It’s only natural that you want your product to be a roaring success. It is also understandable that you want to build it in the most cost-effective way possible. But, saving money by cutting back on product designers could actually prove to be a false economy in the long run.
Product design is undoubtedly a challenging and demanding field. At its core it is about problem solving, but doing so effectively is a team effort.
Here, we look at why it’s so important to get product design right, and why hiring a product design team may bring you more bang for your buck than relying on a single designer.
The importance of product design and design thinking
When the mobile era started with the first iPhone, some companies didn’t see the potential in it. Despite the exponential growth in mobile devices, they weren’t interested in making their products mobile-ready. Now, these companies no longer exist.
Other companies have attempted to innovate to get ahead of the competition, but their efforts failed miserably. Remember the BlackBerry PlayBook? No one does.
What these companies all have in common, is that they failed to put the user at the center of their designs.
We can have great technologies and lofty business goals, but everything should always start with humans. Designers need the ability to carefully observe and listen to people. One of the most important traits of a good designer is empathy and, at the end of the day, the role of designers is to solve problems. Successful products are ones that have been tailored to users’ needs.
Our insights show that many users won’t give a product another try if it fails to impress them at the beginning. The visual layer can be appealing, but it won’t increase user loyalty. Given that returning visitors or customers are more valuable than new users, and that it’s far more expensive to attract new users than retain existing ones, it is important to get it right.
Ultimately, design thinking is business thinking – both are about making products which provide a high return on investment.
So why use a product design team?
Given the importance of getting product design right, it is only natural to want to tackle it in the most effective way possible. The complexity of problem-solving and user-centered design means that often, one designer is not enough. Let’s take a look at some of the key reasons why hiring a product design team is a wise investment.
Get a range of expertise
Digital product design is a very broad domain which requires extensive knowledge of both UX and UI design, multidisciplinary skills, and a flexible approach. It’s extremely hard to find people who would be able to cover all of these essential areas by themselves.Within product design, you can find a whole spectrum of specialisations. There are visual designers, designers devoted to business analysis, and designers whose speciality is designing motion and interactions. You can read more about it in the following article: "A good Product Designer knows a bit of animation, prototyping, coding, research, visual and interaction design." It’s extremely hard for one person to have all of those skills, and it’s much easier to fill the key roles in your product design process with several people.
Fortunately, there is a way to avoid this trap – generate as many ideas as possible before you commit to the best option. If you have a team whose members are experienced and knowledgeable, and they trust one another, the idea generation process should be fast and painless.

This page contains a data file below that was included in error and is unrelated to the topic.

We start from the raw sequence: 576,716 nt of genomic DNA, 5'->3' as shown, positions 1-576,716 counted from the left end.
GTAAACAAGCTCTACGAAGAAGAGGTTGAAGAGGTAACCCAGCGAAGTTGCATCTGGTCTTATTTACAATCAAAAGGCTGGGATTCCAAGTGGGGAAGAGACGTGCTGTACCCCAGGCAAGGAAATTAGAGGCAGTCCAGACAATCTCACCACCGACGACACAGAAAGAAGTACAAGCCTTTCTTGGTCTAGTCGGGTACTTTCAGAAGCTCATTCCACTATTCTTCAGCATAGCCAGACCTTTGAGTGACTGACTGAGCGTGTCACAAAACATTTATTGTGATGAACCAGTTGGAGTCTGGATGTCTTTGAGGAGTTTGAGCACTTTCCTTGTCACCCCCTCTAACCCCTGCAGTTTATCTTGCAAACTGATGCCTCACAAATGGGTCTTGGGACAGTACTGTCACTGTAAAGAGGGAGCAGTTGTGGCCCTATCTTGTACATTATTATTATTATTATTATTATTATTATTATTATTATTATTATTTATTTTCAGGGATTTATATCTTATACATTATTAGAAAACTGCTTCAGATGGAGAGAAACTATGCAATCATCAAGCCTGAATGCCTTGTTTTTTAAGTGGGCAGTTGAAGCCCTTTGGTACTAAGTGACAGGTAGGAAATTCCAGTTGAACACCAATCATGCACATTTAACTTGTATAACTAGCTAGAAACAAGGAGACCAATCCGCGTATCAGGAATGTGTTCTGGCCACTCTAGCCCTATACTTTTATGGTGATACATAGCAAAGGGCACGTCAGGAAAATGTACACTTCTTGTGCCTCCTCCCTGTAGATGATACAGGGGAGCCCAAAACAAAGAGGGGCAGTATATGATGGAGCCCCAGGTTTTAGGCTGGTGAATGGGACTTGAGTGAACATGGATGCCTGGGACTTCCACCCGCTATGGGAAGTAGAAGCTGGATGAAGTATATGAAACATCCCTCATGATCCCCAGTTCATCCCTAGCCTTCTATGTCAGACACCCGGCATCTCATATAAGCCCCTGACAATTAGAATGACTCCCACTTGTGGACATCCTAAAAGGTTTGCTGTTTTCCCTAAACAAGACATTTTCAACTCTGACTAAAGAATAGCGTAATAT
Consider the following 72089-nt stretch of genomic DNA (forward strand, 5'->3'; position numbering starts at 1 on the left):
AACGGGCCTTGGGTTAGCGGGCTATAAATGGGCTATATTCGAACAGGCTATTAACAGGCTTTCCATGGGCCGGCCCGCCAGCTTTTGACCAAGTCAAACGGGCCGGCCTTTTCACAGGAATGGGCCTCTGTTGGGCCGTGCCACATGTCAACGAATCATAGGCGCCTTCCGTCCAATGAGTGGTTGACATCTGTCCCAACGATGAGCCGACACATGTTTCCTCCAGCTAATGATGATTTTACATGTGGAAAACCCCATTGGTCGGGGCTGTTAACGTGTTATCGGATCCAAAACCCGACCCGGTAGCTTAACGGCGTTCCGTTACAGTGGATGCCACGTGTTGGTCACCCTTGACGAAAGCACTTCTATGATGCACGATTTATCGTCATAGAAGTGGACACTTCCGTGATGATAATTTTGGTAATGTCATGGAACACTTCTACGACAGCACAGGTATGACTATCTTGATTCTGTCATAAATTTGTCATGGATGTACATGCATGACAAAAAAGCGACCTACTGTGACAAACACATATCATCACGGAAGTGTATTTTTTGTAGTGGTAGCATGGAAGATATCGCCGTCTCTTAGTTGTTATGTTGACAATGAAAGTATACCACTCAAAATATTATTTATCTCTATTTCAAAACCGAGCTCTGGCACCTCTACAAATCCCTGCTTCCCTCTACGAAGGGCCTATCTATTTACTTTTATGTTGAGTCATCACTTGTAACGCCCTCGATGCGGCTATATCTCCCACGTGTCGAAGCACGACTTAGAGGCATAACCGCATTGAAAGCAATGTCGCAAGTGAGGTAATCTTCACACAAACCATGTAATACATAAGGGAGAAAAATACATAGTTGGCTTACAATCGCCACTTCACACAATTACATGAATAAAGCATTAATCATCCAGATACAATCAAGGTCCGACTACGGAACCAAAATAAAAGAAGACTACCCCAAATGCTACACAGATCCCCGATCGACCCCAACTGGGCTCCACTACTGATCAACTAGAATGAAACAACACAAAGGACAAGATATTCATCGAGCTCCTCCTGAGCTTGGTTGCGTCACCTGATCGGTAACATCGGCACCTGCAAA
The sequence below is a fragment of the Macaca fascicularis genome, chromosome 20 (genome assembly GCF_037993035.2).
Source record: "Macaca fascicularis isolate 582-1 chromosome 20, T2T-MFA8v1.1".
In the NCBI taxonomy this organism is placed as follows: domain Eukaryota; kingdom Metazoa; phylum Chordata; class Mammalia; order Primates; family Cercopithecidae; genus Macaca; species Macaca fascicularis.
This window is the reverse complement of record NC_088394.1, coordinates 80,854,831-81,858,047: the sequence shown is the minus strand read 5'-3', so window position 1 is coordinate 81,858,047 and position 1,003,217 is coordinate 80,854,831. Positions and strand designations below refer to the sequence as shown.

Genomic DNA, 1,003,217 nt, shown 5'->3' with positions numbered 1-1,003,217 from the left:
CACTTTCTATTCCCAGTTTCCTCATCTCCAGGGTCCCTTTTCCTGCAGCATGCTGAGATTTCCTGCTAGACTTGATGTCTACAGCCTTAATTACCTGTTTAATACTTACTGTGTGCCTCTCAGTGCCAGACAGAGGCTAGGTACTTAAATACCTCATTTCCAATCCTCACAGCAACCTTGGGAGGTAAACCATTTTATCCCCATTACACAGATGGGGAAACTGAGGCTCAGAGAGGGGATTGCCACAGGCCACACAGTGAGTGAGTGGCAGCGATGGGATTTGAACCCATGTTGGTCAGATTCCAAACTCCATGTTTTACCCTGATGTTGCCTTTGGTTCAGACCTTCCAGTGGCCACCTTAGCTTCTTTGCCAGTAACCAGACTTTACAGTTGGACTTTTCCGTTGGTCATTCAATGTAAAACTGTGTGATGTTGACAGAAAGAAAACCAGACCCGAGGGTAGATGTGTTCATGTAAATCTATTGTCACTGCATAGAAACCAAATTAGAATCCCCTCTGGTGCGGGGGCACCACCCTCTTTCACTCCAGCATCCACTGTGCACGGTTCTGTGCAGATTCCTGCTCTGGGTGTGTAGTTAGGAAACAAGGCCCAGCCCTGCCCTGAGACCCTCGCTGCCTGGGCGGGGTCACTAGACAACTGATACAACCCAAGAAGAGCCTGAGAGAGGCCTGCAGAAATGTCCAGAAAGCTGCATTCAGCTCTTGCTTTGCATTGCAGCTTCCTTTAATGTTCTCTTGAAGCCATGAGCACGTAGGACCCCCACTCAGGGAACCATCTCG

You also need processes and frameworks to make this happen. At Netguru, we organise product design workshops – a variation of the Design Sprint concept formulated by Google Ventures. It includes two phases: a diverging phase and a converging phase. First, we think individually, then we do some brainstorming, and finally, we question each other’s ideas. In the latter phase, we try to design, prototype and test the viability of an idea, product, or feature in a short timeframe. All of the above enables us to get a full design context and helps in creating further designs for the product.
‘Fire-and-forget’ doesn’t apply to design
Just like software development, product design is a continuous process. You can create “something” in a week, but it probably won’t be a reliable solution to your or your clients’ problems.
Final designs should always be tested by real users, then researched, iterated, and tested again. You have to accept that design for web/mobile is never perfect, because the guidelines, criteria, and devices change all the time.
What’s more, your product will need long-term support and continuity in the thinking process and knowledge base. You need people who will remember why certain decisions were taken. Product ownership is not just documentation but, more importantly, a true understanding of the product and the way it works in the real environment.
With product design so critical to a product’s success and many users unwilling to give a product a second chance if it fails to impress them, it is important to get it right first time.
Being the first company to the market with an innovative product is risky, but offers great rewards if it is done with a human-centered approach.
Conversely, being the tenth company on the market with a similar product is much more demanding and competitive. However, it is easier to fill the functionality gaps of other products with desirable features.
Research and implementation are key, but without a multi-skilled design team that knows how to delight customers with the best possible experience, innovation is difficult, and the chances of success diminish.
Working as a team won’t do away with all your product design troubles right out of the gate, but it will certainly give you the best possible chance of creating a winning product.